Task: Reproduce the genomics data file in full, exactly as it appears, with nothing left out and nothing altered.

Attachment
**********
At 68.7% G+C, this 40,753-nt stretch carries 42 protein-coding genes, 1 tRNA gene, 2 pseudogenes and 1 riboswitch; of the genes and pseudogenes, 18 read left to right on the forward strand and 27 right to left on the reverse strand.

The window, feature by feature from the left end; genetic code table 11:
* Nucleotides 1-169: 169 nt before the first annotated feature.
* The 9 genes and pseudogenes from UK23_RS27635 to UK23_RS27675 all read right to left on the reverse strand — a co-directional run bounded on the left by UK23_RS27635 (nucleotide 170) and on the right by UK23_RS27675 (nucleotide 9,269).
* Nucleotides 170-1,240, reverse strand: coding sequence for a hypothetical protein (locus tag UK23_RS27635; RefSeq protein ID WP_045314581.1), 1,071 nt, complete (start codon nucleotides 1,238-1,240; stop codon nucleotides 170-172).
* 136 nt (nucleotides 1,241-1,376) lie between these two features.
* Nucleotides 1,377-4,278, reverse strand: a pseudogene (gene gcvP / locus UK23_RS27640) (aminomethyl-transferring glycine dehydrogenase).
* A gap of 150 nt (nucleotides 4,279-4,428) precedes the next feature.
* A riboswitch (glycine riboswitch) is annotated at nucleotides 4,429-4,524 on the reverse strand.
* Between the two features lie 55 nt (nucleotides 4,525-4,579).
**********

At 68.7% G+C, this 40,753-nt stretch carries 42 protein-coding genes, 1 tRNA gene, 2 pseudogenes and 1 riboswitch; of the genes and pseudogenes, 18 read left to right on the forward strand and 27 right to left on the reverse strand.

The window, feature by feature from the left end; genetic code table 11:
* Nucleotides 1-169: 169 nt before the first annotated feature.
* The 9 genes and pseudogenes from UK23_RS27635 to UK23_RS27675 all read right to left on the reverse strand — a co-directional run bounded on the left by UK23_RS27635 (nucleotide 170) and on the right by UK23_RS27675 (nucleotide 9,269).
* Nucleotides 170-1,240, reverse strand: coding sequence for a hypothetical protein (locus tag UK23_RS27635; RefSeq protein ID WP_045314581.1), 1,071 nt, complete (start codon nucleotides 1,238-1,240; stop codon nucleotides 170-172).
* 136 nt (nucleotides 1,241-1,376) lie between these two features.
* Nucleotides 1,377-4,278, reverse strand: a pseudogene (gene gcvP / locus UK23_RS27640) (aminomethyl-transferring glycine dehydrogenase).
* A gap of 150 nt (nucleotides 4,279-4,428) precedes the next feature.
* A riboswitch (glycine riboswitch) is annotated at nucleotides 4,429-4,524 on the reverse strand.
* Between the two features lie 55 nt (nucleotides 4,525-4,579).